Amy was 32 weeks pregnant when she was sent for a maternal-fetal consultation.
Something concerning had shown up on her ultrasound, but Amy and her husband, Jason, weren’t worried at that point. They had already had two healthy pregnancies, and this one seemed no different.
“We were really hoping things would be fine, and we could grab a quick date night snack before picking up our kids at daycare and school,” Amy said.
“Within an hour, we were at OSF HealthCare Children’s Hospital of Illinois, we were sitting down with a pediatric cardiologist and he explained to us a diagnosis we had never heard of before.”
Their daughter, whom they would name Hannah, had heterotaxy – a rare condition that affects how the child’s internal organs, including her heart, were forming.
“We were in shock. It just seemed so surreal because we had had two seemingly normal, healthy pregnancies. And then they are telling me she might need multiple heart surgeries in her first year of life,” Amy said.
Heterotaxy: ‘A unique arrangement of organs’
Nearly five years later, Amy and Jason are well versed in the list of things that makes Hannah’s body one of a kind, a “unique arrangement of organs,” Amy calls it.
Due to Hannah’s heterotaxy, her liver is unusually placed, and she has two right-shaped lungs. She also has intestinal malrotation – which means her intestines are abnormally twisted. And she was born without a spleen, which plays an important role in the immune system.
But what doctors were most concerned about was Hannah’s heart. She had complex congenital heart disease, including holes in both the upper and lower chambers of her heart.
“They were thinking within 6 to 9 months – maybe a year – she would be needing major surgery,” Jason said.
Hannah had her first heart surgery when she was 3 weeks old when her oxygen levels unexpectedly dropped. Surgeons installed a Blalock-Taussig (BT) shunt, a small tube to create a pathway for blood to go from the heart to the lungs.
“That’s when we got to know all the doctors and all the pediatric ICU nurses because that hospital stay was 4 weeks,” Amy said.
But Hannah’s heart journey was just beginning. Because of the complexity of her heart defects, Hannah would sooner or later need a major repair.
A life-saving surgery
Knowing that their child was facing a difficult journey, Jason and Amy decided to seek second opinions with other congenital heart programs to see what the best part forward for Hannah would be.
“We wanted to see the bigger picture,” Jason said.
Hannah had two congenital defects that would potentially be addressed: atrial septal defect, or ASD, which is a hole between the top two chambers of the heart, and ventricular septal defect, or VSD, a hole between the lower chambers.
As they were searching for a surgical solution, Hannah’s parents and doctors would need to determine whether only one of the holes could be closed or if surgeons could close both, giving Hannah a four-chambered heart.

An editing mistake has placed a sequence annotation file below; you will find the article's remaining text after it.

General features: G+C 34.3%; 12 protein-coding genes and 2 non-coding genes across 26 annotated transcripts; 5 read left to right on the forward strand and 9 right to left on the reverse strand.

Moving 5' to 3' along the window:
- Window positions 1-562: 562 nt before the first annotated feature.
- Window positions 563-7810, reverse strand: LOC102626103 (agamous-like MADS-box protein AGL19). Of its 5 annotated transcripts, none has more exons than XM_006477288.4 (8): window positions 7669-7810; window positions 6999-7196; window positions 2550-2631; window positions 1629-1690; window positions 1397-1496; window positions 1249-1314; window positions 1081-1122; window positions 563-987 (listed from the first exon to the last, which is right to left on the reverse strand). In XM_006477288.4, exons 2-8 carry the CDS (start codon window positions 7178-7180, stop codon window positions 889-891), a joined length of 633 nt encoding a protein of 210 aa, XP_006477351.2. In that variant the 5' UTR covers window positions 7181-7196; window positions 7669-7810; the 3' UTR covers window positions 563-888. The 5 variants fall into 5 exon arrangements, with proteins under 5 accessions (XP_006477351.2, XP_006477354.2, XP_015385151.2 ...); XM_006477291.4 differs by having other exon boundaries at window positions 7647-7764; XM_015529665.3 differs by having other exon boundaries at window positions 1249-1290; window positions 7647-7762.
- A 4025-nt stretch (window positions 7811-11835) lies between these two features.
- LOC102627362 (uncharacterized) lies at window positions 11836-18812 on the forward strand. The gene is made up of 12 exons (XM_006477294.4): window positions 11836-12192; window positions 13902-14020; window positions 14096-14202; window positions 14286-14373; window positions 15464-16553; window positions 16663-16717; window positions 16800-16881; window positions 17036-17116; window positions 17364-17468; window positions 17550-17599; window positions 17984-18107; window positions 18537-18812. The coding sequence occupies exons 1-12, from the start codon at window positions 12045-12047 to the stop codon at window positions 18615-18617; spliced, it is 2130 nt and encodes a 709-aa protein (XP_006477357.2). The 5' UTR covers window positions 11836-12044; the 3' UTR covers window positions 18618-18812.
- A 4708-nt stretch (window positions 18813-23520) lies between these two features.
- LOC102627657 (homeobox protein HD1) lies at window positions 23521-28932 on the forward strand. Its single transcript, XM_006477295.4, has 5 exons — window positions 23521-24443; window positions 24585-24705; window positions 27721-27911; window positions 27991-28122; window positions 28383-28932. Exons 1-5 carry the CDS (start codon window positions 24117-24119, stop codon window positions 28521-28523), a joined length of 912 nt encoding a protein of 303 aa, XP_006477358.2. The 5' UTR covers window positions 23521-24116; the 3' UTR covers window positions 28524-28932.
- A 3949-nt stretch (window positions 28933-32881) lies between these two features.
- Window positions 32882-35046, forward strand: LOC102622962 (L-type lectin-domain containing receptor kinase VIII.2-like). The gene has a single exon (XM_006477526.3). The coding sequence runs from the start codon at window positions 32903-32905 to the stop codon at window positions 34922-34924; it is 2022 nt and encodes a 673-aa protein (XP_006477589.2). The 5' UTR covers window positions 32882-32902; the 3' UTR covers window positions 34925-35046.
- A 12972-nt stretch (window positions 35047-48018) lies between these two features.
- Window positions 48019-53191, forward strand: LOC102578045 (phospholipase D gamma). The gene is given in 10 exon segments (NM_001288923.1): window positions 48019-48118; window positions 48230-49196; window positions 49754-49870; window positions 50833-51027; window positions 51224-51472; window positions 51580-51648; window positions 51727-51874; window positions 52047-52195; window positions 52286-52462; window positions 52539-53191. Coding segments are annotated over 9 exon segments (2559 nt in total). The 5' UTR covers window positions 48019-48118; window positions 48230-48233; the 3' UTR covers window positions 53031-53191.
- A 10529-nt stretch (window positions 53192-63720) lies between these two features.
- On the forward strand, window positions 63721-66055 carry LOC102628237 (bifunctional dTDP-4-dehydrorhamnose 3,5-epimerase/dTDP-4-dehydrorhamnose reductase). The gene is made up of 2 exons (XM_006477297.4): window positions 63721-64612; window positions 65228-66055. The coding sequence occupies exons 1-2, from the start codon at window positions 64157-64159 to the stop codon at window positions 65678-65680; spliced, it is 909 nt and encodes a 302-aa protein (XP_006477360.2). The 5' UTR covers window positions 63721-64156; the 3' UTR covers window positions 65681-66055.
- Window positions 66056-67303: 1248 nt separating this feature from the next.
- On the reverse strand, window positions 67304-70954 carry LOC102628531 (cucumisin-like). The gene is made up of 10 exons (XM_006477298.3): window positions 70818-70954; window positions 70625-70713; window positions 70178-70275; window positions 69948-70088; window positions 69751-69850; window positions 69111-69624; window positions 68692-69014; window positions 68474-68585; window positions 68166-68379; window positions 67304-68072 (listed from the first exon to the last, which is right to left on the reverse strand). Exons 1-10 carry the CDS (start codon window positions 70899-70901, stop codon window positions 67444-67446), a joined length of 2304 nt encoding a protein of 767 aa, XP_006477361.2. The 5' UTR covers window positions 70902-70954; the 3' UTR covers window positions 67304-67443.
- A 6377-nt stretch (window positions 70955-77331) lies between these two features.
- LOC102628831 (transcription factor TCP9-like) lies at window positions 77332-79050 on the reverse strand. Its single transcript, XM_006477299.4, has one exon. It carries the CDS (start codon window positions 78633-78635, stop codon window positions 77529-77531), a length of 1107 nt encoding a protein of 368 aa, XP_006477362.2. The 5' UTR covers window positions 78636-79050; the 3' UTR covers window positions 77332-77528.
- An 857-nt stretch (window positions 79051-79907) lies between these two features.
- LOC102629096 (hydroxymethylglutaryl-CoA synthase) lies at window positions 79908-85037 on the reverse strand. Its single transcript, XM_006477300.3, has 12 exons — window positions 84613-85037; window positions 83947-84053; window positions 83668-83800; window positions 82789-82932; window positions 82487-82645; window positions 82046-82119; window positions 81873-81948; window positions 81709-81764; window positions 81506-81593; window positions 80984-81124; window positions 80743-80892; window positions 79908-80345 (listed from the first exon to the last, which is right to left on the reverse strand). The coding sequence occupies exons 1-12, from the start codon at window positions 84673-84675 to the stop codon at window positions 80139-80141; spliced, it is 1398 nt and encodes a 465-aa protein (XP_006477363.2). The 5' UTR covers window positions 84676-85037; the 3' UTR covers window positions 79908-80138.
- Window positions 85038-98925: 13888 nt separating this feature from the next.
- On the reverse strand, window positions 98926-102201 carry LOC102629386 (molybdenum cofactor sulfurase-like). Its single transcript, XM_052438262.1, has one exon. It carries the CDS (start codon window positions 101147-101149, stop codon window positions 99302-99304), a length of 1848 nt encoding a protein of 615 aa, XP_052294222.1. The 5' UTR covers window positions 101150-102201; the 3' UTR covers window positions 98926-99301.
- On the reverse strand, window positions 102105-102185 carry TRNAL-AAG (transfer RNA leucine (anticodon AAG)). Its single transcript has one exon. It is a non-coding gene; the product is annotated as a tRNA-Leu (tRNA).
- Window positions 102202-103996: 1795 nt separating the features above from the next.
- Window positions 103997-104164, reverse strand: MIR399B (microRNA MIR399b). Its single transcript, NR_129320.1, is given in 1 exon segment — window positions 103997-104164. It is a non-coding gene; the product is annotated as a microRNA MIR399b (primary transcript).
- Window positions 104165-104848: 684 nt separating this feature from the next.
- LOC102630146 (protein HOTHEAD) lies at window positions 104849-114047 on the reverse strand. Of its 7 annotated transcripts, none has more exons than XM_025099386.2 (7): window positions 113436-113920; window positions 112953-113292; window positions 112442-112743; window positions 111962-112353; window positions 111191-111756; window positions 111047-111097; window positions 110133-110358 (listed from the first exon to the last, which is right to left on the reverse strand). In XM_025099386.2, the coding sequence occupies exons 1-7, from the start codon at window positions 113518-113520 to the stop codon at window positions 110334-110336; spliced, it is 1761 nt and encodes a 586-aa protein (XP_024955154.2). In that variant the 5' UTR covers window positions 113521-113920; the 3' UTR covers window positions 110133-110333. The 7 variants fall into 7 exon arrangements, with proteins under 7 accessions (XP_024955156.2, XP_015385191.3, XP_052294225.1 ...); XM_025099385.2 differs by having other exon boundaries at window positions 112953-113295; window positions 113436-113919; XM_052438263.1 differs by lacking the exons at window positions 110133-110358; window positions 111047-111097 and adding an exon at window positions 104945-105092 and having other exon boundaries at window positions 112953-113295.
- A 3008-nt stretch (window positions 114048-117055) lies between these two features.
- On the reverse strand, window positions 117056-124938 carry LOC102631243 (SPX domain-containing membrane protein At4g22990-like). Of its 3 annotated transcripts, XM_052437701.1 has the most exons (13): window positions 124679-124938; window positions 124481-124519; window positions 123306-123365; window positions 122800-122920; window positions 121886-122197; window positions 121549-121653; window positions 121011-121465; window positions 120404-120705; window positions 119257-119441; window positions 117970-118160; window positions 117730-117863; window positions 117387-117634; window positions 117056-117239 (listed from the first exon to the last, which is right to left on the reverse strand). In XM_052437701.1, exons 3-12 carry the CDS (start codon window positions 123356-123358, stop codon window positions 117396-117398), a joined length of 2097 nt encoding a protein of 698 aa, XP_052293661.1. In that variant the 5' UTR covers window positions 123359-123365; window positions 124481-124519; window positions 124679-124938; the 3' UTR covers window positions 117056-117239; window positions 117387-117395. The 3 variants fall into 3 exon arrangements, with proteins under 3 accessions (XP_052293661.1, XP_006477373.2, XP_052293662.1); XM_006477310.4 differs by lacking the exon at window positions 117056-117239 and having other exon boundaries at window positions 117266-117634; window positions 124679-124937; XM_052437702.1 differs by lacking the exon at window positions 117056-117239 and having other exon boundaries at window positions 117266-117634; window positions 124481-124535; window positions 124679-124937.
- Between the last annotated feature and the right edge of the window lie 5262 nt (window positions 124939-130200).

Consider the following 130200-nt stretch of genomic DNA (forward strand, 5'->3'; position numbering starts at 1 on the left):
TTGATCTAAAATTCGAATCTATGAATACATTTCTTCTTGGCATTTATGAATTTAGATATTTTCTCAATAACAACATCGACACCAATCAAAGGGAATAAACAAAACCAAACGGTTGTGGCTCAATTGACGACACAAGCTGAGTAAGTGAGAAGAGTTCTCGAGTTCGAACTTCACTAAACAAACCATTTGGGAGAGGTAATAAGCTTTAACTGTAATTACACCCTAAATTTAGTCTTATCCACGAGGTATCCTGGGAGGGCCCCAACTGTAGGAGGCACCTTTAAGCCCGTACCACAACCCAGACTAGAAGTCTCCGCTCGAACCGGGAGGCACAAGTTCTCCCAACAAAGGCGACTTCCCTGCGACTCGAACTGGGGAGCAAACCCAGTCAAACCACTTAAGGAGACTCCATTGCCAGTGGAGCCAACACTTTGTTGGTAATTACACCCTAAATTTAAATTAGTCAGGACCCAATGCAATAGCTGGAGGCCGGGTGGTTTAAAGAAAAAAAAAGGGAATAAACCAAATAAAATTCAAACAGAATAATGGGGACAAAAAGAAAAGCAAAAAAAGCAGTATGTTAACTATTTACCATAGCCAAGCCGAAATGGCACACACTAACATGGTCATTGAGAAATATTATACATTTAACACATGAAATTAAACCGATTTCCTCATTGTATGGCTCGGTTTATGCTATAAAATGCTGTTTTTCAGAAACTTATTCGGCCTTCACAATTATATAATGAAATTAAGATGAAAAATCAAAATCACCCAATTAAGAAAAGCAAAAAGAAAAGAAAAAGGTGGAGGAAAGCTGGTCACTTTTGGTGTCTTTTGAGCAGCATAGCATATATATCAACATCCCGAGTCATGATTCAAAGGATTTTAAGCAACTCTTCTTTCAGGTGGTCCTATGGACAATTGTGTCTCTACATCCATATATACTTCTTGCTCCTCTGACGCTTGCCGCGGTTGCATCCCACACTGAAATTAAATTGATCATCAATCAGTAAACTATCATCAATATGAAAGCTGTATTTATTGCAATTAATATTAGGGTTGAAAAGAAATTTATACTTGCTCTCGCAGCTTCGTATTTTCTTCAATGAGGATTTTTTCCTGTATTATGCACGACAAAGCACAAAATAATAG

Hannah’s doctors at OSF Children’s Hospital encouraged the family to look at all the options available, sharing their imaging and consulting with teams from other health systems. They even built a 3D model of Hannah’s heart to help visualize her unique anatomy.
OSF Children’s Hospital in partnership with the Advanced Imaging and Modeling (AIM) Lab developed a way to turn 2D images seen on a traditional MRI into 3D images that can be printed into an exact physical model of a patient’s heart. The couple still has their plaster copy of Hannah’s heart at their home in Washington, Illinois.
Taking this imaging technology to another level, Hannah’s team at OSF Children’s Hospital was able to view that 3D model in virtual reality, so her surgeon, Mark Plunkett, MD, could not just see, but interact with Hannah’s heart so he could confidently lay out a surgical plan that would give Hannah the outcome her parents hoped for.
“We knew we wanted that four-chambered heart because it would help Hannah in the long run and would have a better overall life expectancy. They had that scan and were able to look at the heart as if it was real to be able to tell if there was enough room to give us that four-chambered heart. We were much more confident with OSF and their ability to do the surgery,” Amy said.
Hannah had her bi-ventricle repair in November 2018, when she was 2 ½ years old. After four weeks in the hospital, she recovered and has an active life.
Hannah’s parents are grateful for the life she’s had so far. And while she will continue to face challenges, she will face them with parents who love her and a team of health care professionals committed to giving her a full and healthy life.
“We really trust our team. We feel like they are a great team of nurses and doctors. We have handed our baby over to them many times for her surgeries, and they have been able to give her an amazing life. She goes to pre-school and the babysitters, and she’s living a normal 4-year-old’s life right now,” Amy said.
For Amy and Jason, connecting with other parents has been an important part of their support system, whether local organizations like TOUCH or through Facebook and online groups.
“I just want other families to have hope that their child can live, can survive, and live a healthy life with heart defects. I want them to know that there are places they can reach out to for support,” Amy said. “I just want other families to know they are not alone on this journey.”